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About Thermosman

  • Title
    Error 404 - File Not Found
  • Birthday 1868-01-01

Contact Methods

  • Steam

Profile Information

  • Gender
  • Location
    Massachusetts, USA
  • Interests
    Computers, Robotics, Electronic Engineering, Music, Coding
  • Biography
    I'm a special kind of special.
  • Occupation


  • CPU
    Ryzen 7 1700
  • Motherboard
  • RAM
    Corsair Vengeance LPX 16GB (2x8GB) DDR4-3000
  • GPU
    EVGA - GeForce GTX 560 Ti 1GB Video Card
  • Case
    NZXT H230
  • Storage
    OCZ Agility 3 240GB, Seagate ST31000528AS 1TB
  • PSU
    Corsair CSM 650W 80+ Gold Semi-Modular
  • Display(s)
    Dell - ST2421L 24.0" 1920x1080 Moniter and Sceptre X20G-Naga II 1600x1200
  • Cooling
    AMD Wraith Spire LED
  • Keyboard
    Dell L20U Keyboard
  • Mouse
    TeckNet Pro 2.4G Ergonomic Wireless Mobile Optical Mouse
  • Sound
    Creative Labs Z PCIe and Dell A225 Speakers
  • Operating System
    Windows 10 Pro OEM
  • PCPartPicker URL

Recent Profile Visitors

1,498 profile views
  1. Thermosman

    Building Our Own CPU Water Block?!?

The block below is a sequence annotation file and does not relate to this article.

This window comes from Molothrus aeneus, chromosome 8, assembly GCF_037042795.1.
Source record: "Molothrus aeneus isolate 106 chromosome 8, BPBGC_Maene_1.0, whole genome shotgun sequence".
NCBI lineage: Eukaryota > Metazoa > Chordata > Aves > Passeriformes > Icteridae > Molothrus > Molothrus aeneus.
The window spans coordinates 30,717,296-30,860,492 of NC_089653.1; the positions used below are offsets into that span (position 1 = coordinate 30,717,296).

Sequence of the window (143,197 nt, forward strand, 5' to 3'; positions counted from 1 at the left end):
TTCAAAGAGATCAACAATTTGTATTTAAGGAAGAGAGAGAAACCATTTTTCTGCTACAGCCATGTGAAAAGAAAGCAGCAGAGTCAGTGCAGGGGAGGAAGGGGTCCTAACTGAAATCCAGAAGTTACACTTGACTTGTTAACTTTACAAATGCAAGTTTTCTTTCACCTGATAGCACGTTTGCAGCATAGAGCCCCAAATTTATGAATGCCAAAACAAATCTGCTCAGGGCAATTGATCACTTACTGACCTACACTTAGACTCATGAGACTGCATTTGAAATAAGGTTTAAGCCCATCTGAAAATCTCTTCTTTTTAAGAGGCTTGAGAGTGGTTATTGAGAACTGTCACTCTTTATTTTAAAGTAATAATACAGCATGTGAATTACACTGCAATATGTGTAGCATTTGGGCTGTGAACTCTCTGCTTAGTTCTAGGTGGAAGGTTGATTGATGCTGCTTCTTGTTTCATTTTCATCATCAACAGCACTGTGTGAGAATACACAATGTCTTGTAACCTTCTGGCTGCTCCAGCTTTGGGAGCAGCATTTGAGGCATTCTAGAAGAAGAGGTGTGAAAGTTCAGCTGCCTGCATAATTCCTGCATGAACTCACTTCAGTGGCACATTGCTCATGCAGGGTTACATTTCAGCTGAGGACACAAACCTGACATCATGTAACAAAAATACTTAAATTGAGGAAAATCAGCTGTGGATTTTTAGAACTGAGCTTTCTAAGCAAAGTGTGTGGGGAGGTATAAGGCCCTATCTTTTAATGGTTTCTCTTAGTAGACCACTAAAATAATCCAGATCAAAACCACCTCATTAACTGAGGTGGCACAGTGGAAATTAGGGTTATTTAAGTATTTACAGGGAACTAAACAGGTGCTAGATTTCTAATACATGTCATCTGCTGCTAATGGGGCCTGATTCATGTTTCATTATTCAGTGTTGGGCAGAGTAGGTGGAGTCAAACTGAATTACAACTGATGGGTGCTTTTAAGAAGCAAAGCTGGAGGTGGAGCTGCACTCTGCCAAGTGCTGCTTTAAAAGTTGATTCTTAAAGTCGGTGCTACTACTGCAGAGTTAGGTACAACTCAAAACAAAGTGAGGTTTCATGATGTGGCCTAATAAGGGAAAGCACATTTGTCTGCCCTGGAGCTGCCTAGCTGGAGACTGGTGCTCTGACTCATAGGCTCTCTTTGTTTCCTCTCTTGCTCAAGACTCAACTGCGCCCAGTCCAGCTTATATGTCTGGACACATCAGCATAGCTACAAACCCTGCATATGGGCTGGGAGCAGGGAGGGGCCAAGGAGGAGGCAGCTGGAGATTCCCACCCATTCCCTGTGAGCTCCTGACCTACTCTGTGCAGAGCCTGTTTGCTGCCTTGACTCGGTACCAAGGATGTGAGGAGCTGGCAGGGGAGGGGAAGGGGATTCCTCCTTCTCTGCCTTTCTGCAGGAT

Some of these have already been said but I will reiterate regardless You can easily flame polish acrylic to give it a clear finish Any fins are better than no fins, you could get a 1/16, 1/32, to cut slots which would be beneficial regardless of how many fins you can fit Alternatively you could use an engraving tool with a steep tip angle which could cut grooves, increasing the surface area significantly and hence increasing heat transfer Always face off any mating surfaces between parts to ensure that they are flat and go together correctly to avoid leaks While you didn't have leaking problems, you may want to add more crush distance to the o-ring by making the groove not as deep to avoid leaking Some have mentioned using a slitting saw to cut grooves, however this would be challenging on a router because you would have to mount your part sideways, and with such thin slitting saws you would need to ensure that they are very concentric to prevent breakage If you modify a heatsink with micro fins already machined as others have already suggested, I would also suggest to use a sander in the direction of the fins, as trying to machine them would likely cause major damage When tapping, use a center, such as that that would go in a drill press, with constant downward pressure to keep it straight. I was not able to determine if you were using a taper or a bottoming tap, but either would cause issues, as the taper tap would not form the full thread in the bottom of the hole, resulting in you not being able to fit the fitting in. Using a bottoming tap would also not be ideal as it would be very hard to center if you have not already started the thread. The proper way to do this would to use a taper tap, but ensure that you have the full thread form through the entire hole, not only until the tip is flush with the bottom of the part. Chamfering your holes quickly, even with a hand drill would make it much easier to get the tap to go in straight even if you don't have a live center Other materials than copper such as aluminum have similar thermal conductivity to copper and are much easier to fabricate, as mentioned above, This would make it much easier to machine grooves If using any type of grooves, design with the criteria in mind to maximize flow directly through and over the grooves to optimize the use of the surface area, such as restricting the vertical area above the fins Minimize restrictions to flow through channels, and ensure that the copper is thick enough that it will not bend. Especially with this design, the center that was much thinner was likely not flat leading to worse temperatures. If you have problems you could face the bottom of the waterblock after assembly to ensure that it will be almost flat regardless of bending in the material, just leave extra thickness on the bottom. O-ring grooves and o-rings in general can be a pain, especially when your design isn't a simple as a small circle. Other solutions include various epoxy or silicone sealants that will do the same. In some cases it may be easier to put the o-ring groove in the acrylic block. Always test your waterblock with pressure while not over hardware first.